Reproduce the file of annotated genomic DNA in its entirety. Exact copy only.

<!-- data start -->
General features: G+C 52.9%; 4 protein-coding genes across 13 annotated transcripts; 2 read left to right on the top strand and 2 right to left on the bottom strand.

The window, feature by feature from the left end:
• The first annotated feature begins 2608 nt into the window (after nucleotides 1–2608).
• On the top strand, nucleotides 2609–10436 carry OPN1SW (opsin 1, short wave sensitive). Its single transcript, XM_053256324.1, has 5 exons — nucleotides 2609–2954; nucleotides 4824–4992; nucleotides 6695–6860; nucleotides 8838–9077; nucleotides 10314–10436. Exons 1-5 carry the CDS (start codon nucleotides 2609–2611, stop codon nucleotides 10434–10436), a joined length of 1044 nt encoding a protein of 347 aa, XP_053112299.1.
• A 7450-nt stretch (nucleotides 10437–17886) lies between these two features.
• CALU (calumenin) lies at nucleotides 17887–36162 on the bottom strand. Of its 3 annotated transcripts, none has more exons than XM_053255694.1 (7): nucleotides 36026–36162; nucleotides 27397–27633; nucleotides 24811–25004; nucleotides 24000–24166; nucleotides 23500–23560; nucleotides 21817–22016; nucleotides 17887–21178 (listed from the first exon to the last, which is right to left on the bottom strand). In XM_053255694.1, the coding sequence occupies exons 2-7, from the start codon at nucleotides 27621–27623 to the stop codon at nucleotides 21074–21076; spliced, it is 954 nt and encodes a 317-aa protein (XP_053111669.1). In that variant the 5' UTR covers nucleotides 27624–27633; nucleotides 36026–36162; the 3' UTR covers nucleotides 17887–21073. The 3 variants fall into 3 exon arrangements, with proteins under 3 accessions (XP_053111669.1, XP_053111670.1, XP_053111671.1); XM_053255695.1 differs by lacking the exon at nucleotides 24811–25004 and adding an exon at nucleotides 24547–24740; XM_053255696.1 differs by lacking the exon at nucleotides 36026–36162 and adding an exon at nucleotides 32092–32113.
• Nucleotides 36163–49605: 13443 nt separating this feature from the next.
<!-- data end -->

General features: G+C 52.9%; 4 protein-coding genes across 13 annotated transcripts; 2 read left to right on the top strand and 2 right to left on the bottom strand.

The window, feature by feature from the left end:
• The first annotated feature begins 2608 nt into the window (after nucleotides 1–2608).
• On the top strand, nucleotides 2609–10436 carry OPN1SW (opsin 1, short wave sensitive). Its single transcript, XM_053256324.1, has 5 exons — nucleotides 2609–2954; nucleotides 4824–4992; nucleotides 6695–6860; nucleotides 8838–9077; nucleotides 10314–10436. Exons 1-5 carry the CDS (start codon nucleotides 2609–2611, stop codon nucleotides 10434–10436), a joined length of 1044 nt encoding a protein of 347 aa, XP_053112299.1.
• A 7450-nt stretch (nucleotides 10437–17886) lies between these two features.
• CALU (calumenin) lies at nucleotides 17887–36162 on the bottom strand. Of its 3 annotated transcripts, none has more exons than XM_053255694.1 (7): nucleotides 36026–36162; nucleotides 27397–27633; nucleotides 24811–25004; nucleotides 24000–24166; nucleotides 23500–23560; nucleotides 21817–22016; nucleotides 17887–21178 (listed from the first exon to the last, which is right to left on the bottom strand). In XM_053255694.1, the coding sequence occupies exons 2-7, from the start codon at nucleotides 27621–27623 to the stop codon at nucleotides 21074–21076; spliced, it is 954 nt and encodes a 317-aa protein (XP_053111669.1). In that variant the 5' UTR covers nucleotides 27624–27633; nucleotides 36026–36162; the 3' UTR covers nucleotides 17887–21073. The 3 variants fall into 3 exon arrangements, with proteins under 3 accessions (XP_053111669.1, XP_053111670.1, XP_053111671.1); XM_053255695.1 differs by lacking the exon at nucleotides 24811–25004 and adding an exon at nucleotides 24547–24740; XM_053255696.1 differs by lacking the exon at nucleotides 36026–36162 and adding an exon at nucleotides 32092–32113.
• Nucleotides 36163–49605: 13443 nt separating this feature from the next.